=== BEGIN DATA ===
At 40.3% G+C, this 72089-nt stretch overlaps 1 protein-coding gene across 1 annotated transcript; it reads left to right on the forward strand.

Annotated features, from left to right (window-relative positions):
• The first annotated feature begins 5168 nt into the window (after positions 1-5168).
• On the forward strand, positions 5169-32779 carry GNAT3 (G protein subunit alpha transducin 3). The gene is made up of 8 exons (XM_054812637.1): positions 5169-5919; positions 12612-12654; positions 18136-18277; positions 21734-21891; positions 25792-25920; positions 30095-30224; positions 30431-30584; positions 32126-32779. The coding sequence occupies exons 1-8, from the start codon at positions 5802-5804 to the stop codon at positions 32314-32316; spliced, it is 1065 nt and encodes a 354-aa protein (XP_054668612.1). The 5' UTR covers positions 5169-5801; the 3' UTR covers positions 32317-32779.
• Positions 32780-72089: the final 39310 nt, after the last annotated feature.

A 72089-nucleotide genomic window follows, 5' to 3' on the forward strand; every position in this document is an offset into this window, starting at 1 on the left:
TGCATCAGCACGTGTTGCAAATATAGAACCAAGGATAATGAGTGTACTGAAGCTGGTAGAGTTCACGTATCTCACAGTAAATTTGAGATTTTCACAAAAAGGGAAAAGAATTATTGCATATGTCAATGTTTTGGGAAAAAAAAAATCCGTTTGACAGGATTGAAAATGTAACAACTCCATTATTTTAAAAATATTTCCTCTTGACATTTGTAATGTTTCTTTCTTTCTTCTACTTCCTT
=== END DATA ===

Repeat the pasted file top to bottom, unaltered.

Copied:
At 40.3% G+C, this 72089-nt stretch overlaps 1 protein-coding gene across 1 annotated transcript; it reads left to right on the forward strand.

Annotated features, from left to right (window-relative positions):
• The first annotated feature begins 5168 nt into the window (after positions 1-5168).
• On the forward strand, positions 5169-32779 carry GNAT3 (G protein subunit alpha transducin 3). The gene is made up of 8 exons (XM_054812637.1): positions 5169-5919; positions 12612-12654; positions 18136-18277; positions 21734-21891; positions 25792-25920; positions 30095-30224; positions 30431-30584; positions 32126-32779. The coding sequence occupies exons 1-8, from the start codon at positions 5802-5804 to the stop codon at positions 32314-32316; spliced, it is 1065 nt and encodes a 354-aa protein (XP_054668612.1). The 5' UTR covers positions 5169-5801; the 3' UTR covers positions 32317-32779.
• Positions 32780-72089: the final 39310 nt, after the last annotated feature.

A 72089-nucleotide genomic window follows, 5' to 3' on the forward strand; every position in this document is an offset into this window, starting at 1 on the left:
TGCATCAGCACGTGTTGCAAATATAGAACCAAGGATAATGAGTGTACTGAAGCTGGTAGAGTTCACGTATCTCACAGTAAATTTGAGATTTTCACAAAAAGGGAAAAGAATTATTGCATATGTCAATGTTTTGGGAAAAAAAAAATCCGTTTGACAGGATTGAAAATGTAACAACTCCATTATTTTAAAAATATTTCCTCTTGACATTTGTAATGTTTCTTTCTTTCTTCTACTTCCTT